The Narva Triumphal Arch was erected as a memorial to the war of 1812. A wooden triumphal arch designed according to the plan of famous Italian classical architect Dzhakomo Quarenghi. Quarenghi also built the Concert Hall pavilion (1782-88), Alexander Palace in Pushkin (1792-1800) and the Smolny Institute (1806-08) in St. Petersburg. The Narva Triumphal Arch was specially constructed on the Narva highway to greet the soldiers who were returning from abroad after their victory over Napoleon. The arch was located approximately halfway between Ploshchad Stachek and Obvodny Canal.
In the 1820's famous Russian architect Vasily Stasov took Quarenghi's dilapidated wooden arch construction and redeveloped it while at the same time preserving the essence of Quarenghi's original composition. A place was selected for Stasov's arch on the Peterhof road close to the bridge across the Tarakanovka River. The river has since been filled in. On August 26, 1827 celebrating the 15th year anniversary of the Battle of Borodino, ground was broken at the site of the new arch in the presence of officers, soldiers and veterans of the war of 1812.
However, construction on the new arch essentially began in the 1830's after a long debate about what material to use for the facade of the new arch. Stasov suggested building the arch from brick and using sheets of copper for the facade. His idea was innovative in Russian and Western European construction circles at the time. The copper facade sheets, ornament and sculpture details from copper and arch decorations were produced at a local factory. Construction was completed on the arch in the fall of 1833, but it was officially opened one year later on August 17, 1834.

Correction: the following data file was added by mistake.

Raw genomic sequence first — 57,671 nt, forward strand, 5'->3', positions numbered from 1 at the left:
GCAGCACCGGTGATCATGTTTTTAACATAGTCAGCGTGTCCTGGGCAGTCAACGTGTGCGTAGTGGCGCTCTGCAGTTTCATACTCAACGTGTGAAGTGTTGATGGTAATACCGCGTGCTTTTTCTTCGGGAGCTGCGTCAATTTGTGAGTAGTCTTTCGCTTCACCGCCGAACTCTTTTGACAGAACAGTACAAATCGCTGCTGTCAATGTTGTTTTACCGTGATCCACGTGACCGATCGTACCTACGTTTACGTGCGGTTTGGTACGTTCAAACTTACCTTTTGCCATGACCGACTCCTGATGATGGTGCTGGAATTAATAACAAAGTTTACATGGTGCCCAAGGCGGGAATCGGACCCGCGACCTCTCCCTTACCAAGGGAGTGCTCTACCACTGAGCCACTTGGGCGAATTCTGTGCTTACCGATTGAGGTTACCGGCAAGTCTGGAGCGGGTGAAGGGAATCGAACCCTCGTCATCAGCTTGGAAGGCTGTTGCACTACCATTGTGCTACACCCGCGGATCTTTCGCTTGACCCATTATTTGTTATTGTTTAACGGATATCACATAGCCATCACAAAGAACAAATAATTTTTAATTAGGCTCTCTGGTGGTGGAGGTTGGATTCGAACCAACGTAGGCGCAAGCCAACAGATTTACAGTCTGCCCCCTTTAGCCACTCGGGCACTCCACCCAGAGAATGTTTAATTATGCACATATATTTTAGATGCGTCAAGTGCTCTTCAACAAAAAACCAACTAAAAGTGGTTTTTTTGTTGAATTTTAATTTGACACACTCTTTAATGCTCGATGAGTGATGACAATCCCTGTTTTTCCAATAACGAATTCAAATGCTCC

The single bay triumphal arch's composition is similar to the ancient Roman triumphal arches, which were normally built on a square near an entry to the city.
Stasov drew heavily on the great historical nature of the arch - the victory over Napoleon in the war of 1812 - in his masterly use of decorations and sculpture for the arch.
The arch is topped off with an impressive triumphal chariot pulled by six ponies. The chariot and ponies are made of hammered copper according to the model of Russian sculptor Peter Klodt. The statue of victory laurel wreath, which is held in the extended hand of a graceful and powerful female figure standing on the chariot, was molded according to the model of Russian sculptor Stepan Pimenov. The impressive and ornate models of wings of allegorical figures installed over the columns were done by Russian sculptors M. Krilov and N. Tokarev.
The two statues of ancient Russian warriors were made from hammered copper according to the model of Pimenov and V. Demut-Malinovskiy. I. Leppe created the models of the winged female figures in the arch, which personify glory.
Plans to build a museum in memory of the victory over Napoleon in the war of 1812 in the chamber above the arch have yet to be realized.
During WWII the arch suffered serious damage, but was carefully restored to its present condition in 1951.